I got Virginia’s DMV on the phone and told them that. They still need to send us the paperwork, their employee said without missing a beat.
Then I had a hunch: the lien holder, headquartered in Nashville, had to have had the title from the time I bought the car in South Carolina until the time I paid it off in South Carolina. Why not just cut out the middle man altogether and get them to send South Carolina the copy of the title they had — which would have been a South Carolina title — and just have the SC DMV process that.
Nope, SC DMV said. Since Virginia was involved, Virginia had to have their hands in this.
While all of my part of the negotiations was happening, incidentally, the title manager at the car dealership was in communication with the SC DMV Columbia office, attempting to work her contacts to get the issue resolved. Unfortunately, she was having the same success I had.
Even more unfortunate: she said this kind of snafu happens all the time.
She was, at one point, “this close” to getting the issue solved: The Columbia office told her it would issue a title if the lien holder would mail them a copy of the Certificate of Lien Satisfaction. But the bank, out of a desire to protect my privacy, wasn’t interested in mailing or faxing that document to anyone other than me. I finally got them to agree to fax the document to the DMV office. They said they did, and at about that same time, the Columbia DMV office suddenly stopped responding to the dealer’s phone calls.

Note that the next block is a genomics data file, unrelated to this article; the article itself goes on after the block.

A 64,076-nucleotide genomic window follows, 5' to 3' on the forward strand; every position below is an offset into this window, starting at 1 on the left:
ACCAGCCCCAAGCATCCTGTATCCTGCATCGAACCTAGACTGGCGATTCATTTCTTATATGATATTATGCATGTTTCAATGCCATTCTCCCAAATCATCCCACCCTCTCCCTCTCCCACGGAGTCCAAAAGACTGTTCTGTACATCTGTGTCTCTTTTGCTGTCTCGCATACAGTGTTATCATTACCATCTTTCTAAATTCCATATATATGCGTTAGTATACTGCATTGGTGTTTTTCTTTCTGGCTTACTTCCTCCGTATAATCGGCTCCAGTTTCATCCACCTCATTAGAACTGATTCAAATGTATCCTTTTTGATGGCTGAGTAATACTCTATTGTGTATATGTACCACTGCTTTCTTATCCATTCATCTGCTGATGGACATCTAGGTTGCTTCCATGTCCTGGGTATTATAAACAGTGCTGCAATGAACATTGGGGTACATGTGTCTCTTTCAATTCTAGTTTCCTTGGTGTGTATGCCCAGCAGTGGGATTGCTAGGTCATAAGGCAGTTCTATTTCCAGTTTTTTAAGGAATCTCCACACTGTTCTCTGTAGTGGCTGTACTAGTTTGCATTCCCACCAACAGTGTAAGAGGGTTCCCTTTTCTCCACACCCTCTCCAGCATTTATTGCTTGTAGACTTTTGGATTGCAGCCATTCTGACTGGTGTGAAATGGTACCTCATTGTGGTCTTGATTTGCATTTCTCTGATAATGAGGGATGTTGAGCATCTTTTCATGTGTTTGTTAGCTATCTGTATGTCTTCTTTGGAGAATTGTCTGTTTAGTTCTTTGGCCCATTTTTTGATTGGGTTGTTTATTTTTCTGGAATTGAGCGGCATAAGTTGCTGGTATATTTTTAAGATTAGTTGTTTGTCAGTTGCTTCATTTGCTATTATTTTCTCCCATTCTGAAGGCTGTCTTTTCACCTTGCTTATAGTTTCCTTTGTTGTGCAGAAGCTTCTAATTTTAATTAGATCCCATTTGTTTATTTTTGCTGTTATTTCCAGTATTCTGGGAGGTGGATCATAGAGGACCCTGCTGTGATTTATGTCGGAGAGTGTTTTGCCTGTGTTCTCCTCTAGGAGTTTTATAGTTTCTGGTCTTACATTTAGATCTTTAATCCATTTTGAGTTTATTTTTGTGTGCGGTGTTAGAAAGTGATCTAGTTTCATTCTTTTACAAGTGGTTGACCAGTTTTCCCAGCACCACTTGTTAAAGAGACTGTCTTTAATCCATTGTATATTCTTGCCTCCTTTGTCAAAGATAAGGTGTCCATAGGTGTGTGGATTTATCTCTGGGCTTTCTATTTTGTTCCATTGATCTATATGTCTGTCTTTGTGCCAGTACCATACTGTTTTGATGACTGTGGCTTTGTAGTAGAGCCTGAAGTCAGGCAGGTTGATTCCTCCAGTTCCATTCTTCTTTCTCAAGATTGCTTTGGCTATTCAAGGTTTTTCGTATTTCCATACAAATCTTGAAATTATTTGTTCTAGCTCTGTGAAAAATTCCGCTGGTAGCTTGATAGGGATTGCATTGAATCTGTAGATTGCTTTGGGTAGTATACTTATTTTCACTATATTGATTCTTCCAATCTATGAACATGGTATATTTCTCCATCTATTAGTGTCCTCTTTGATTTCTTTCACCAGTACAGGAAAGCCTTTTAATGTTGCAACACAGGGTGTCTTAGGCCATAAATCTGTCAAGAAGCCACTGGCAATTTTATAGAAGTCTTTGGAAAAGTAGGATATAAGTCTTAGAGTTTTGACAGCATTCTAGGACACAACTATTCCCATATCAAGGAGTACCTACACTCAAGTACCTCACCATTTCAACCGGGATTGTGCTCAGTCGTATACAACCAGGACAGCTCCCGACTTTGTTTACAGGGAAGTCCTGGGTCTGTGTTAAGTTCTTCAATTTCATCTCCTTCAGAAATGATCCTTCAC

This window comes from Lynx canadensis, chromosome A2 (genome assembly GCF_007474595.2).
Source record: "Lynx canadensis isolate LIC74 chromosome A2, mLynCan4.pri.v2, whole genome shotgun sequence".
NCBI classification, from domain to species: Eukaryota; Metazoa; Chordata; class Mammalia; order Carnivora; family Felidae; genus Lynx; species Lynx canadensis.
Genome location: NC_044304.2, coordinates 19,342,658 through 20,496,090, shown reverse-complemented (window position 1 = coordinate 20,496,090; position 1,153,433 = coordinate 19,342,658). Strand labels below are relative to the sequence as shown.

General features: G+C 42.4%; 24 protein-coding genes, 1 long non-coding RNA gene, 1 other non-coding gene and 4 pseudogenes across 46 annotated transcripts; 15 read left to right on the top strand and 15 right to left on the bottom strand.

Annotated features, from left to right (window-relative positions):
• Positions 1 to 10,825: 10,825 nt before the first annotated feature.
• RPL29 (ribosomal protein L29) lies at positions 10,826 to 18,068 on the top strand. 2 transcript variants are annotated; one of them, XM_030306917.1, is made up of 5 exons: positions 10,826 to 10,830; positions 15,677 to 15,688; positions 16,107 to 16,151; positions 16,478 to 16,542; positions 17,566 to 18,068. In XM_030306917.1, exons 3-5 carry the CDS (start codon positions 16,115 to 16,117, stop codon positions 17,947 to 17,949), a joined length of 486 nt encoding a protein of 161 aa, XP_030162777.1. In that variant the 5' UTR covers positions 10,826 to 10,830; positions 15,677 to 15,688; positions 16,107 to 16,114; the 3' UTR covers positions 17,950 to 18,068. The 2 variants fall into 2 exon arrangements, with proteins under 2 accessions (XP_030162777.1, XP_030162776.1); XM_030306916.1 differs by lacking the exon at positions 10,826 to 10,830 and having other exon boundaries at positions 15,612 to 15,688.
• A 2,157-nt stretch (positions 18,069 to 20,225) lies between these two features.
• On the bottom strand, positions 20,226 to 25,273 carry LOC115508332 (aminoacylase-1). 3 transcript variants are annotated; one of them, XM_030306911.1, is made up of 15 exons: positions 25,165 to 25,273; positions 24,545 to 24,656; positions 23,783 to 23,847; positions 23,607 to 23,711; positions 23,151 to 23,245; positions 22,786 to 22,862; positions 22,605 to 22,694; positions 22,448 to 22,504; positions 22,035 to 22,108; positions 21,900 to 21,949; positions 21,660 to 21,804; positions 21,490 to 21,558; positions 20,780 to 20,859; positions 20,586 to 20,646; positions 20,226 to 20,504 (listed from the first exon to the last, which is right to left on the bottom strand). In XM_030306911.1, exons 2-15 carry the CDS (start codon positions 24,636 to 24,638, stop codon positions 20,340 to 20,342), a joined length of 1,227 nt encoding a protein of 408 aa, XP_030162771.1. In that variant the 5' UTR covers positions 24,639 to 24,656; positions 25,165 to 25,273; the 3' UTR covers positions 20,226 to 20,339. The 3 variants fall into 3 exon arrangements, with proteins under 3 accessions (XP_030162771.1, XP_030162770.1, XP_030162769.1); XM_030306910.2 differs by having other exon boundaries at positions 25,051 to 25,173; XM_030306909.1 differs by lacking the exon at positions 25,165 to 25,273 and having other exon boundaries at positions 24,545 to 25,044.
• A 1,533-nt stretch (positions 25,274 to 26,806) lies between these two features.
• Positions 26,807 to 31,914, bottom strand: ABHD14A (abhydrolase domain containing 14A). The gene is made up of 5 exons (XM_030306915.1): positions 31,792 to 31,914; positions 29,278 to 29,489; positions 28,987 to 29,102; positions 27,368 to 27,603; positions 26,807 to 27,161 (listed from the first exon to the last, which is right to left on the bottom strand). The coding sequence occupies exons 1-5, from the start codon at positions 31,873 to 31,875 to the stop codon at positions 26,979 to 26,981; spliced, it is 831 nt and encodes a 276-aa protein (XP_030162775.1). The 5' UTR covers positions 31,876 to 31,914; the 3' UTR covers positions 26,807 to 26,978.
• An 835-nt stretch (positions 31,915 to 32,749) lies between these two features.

I suppose it’s naive for anyone to believe government should operate more efficiently than this. I don’t consider it naive, however, to suggest that government ought to have a simple, customer-friendly procedure in place to help citizens when such a snafu does happen.
By this point, nearly two months had gone by since the day I purchased the car.
The closest thing I could find to such a procedure was to write a four-page typewritten letter (and you thought this post was long!) to Gov. Nikki Haley’s office. I explained the situation, pointing out that two state agencies refused to budge in a pointless tug-of-war of which I was trapped in the middle. As a taxpayer, I requested that the governor’s office compel the head of the state’s DMV to order his agency to stop with the foolishness and issue a title.
Within two days of sending that letter via certified mail, my phone rang. It was the governor’s office, and they wanted to confirm a couple of points. The employee was very nice and apologized for the problems I’d had. He put me in touch with the constituent relations office with the DMV — I didn’t even know there was such an office. The employee there, who had been informed of the problem, asked me a few follow-up questions, including the name of the person with whom the dealer was trying to work with.
By the end of the week, I received a call from the car dealership: they had received my old car’s title.